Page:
This week I received five good books in the mail—two review copies, and three that I bought for myself on a rainy day last week. The Storm at the Door by Stefan Merrill Block This book is being published by Random House in June, and I’ll be reviewing it in July with TLC Book Tours—I love those guys! More about the book: Inspired by elements of the lives of the author’s grandparents, this haunting love story shifts through time and reaches across […]
Mikael Blomkvist is a journalist and the publisher of Millennium magazine in Stockholm, Sweden. A year ago, he had everything going for him; he loved his job, and his oddly romantic relationship with his business partner and best friend Erika Berger had never been better.
The Adventures of Huckleberry Finn picks up where The Adventures of Tom Sawyer left off. The Widow Douglas adopts Huck, and he goes to live with her and her sister, Miss Watson. But Huck isn’t taking to his new life too well; though he wants to please the Widow, he finds himself making mistakes in his new life everywhere he turns.
I received some good books in the mail this week, two of which I ordered online and one of which comes from a good friend. I also made an unsupervised trip to the library in my new car this weekend, and I came back with only two books! Jack was so proud. Save Me the Waltz by Zelda Fitzgerald I enjoyed Tender Is the Night by Zelda’s husband, F. Scott Fitzgerald, but I found myself yearning for a complementary view—for the wife’s […]
Sebastian Junger’s War follows its famous author as he spends nearly a year in Afghanistan as a writer for Vanity Fair. He also captured his experience on on a small handheld camcorder, which was used to create 2010 documentary Restrepo with Tim Hetherington.
With the arrival of the cherry blossoms in D.C., it is officially spring. And I can think of no better way to celebrate than everyone’s favorite seasonal event: a 24-hour readathon! Though I will be house-shopping on Saturday afternoon, I plan to devote the majority of my weekend to reading. I’d like to finish up a few books I’m in the middle of right now, including: • The Last Argument of Kings by Joe Abercrombie • The Crossing by Cormac McCarthy • […]
Heart of Darkness begins as a story among friends on a boat anchored on the River Thames. The narrator tells how Charles Marlow wonders aloud that nearby London, now the largest, most populous, and wealthiest city in the world, was once as dark and savage as Africa. Indeed, before the Roman conquest, London was “one of the dark places on earth,” Marlow tells his astonished companions.
Eliza Benedict leads a very normal life. She ought to; she’s worked hard enough for it. But there are some things Eliza can’t forget—and some things that she cannot leave behind.
Bo Forbes, a longtime therapist and also a yoga practitioner, struggled with the disconnect she saw between the physical and emotional therapy worlds. Often, she says, “we can feel, rather than think, the emotional experiences that heal us.” Instead of just talking through emotional patterns, she began introducing breathwork and restorative yoga poses into her clients’ therapy plans.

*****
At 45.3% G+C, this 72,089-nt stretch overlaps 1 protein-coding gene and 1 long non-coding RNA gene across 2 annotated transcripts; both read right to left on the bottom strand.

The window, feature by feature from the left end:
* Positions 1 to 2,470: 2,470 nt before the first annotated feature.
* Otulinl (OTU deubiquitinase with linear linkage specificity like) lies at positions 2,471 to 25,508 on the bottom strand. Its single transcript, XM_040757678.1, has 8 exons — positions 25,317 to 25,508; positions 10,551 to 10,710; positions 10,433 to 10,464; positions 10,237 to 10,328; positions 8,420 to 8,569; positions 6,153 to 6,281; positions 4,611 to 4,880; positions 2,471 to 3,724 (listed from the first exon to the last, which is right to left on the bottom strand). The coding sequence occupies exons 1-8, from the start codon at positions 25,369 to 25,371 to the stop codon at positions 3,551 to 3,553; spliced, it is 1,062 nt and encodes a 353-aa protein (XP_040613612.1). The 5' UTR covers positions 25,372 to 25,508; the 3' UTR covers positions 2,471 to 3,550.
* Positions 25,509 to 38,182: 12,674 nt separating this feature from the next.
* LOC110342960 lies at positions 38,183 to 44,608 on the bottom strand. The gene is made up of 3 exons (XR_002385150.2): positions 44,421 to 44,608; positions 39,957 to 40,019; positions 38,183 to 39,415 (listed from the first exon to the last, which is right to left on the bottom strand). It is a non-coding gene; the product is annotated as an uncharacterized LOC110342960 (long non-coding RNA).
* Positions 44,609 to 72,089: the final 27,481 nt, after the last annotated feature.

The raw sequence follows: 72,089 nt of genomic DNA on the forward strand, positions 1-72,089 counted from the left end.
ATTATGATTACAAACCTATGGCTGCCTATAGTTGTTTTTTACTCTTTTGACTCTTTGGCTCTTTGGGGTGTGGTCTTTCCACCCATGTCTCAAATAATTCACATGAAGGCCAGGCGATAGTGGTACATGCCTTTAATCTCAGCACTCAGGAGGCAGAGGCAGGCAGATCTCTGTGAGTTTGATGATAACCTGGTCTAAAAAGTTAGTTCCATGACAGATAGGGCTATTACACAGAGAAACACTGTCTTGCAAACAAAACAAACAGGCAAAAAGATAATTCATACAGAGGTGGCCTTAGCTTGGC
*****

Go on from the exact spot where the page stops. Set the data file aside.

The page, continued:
Eleonora Cohen is not like other little girls. First, there was her birth. During an agonizing labor, which Eleonora’s mother does not survive, a flock of unusually colored hoopoes begin roosting outside the Cohens’ door, and the flock stays to watch over the young girl’s life.
This first book in the Edge Chronicles begins with an atmospheric description of the world on the Edge. Twig, the main character, is a young boy who just never seems to fit in with the woodtrolls around him. Ostracized by his “peers,” Twig longs for acceptance.
Joe Abercrombie’s new fantasy novel The Heroes continues in the world set in The First Law Trilogy. This time, he takes us to a single battle fought between the comparatively modern Union and the barbarians of the North. The story is told from the perspective of three Union and three Northern characters who all fight in the battle one way or another. Like Abercrombie’s previous novel, Best Served Cold, a few familiar faces from the first trilogy appear.
The Age of Innocence begins in New York City in the 1870s, in a social strata so high I almost got a nosebleed. Newland Archer has everything he could want: social prominence; a private box at the Academy of Music in New York; a fine cigar in the family study every night after his work at a law firm; an almost certain union with pretty and affluent May Welland.
For the thirty-plus years of her married life, Sylvie Woodruff has carefully monitored her words and appearance in the glare of the unforgiving spotlight trained on her, the New York senator’s wife. She works unceasingly to keep the pounds off and to support her husband’s career; even though some, like her mother, disapprove of Sylvie’s unflinching devotion to Richard, Sylvie is happy with him and the life they have built with their two daughters.
The heroes of the book are met at the very beginning of humankind (at least, as the Bible claims it to be). Aziraphale is the angel of the East Gate of Eden, and Crawly (later re-named Crowley, because “Crawly” just wasn’t him) is the very serpent who tempted mankind out of paradise. The two of them meet for the first time just after the Lord has issued his judgment upon Adam and Eve and cast them out of the garden.
For the past ten years, Helen Adams has devoted her life to covering the Vietnam War.
When she first arrived in Vietnam in 1965, Helen’s only encounter with war had been her father’s tales of the Korean War and her brother’s letters home, and her only experience with photography was a high school class. Against all odds—and under the mentorship of the famed Sam Darrow—Helen begins to make a name for herself as the war’s first female photojournalist.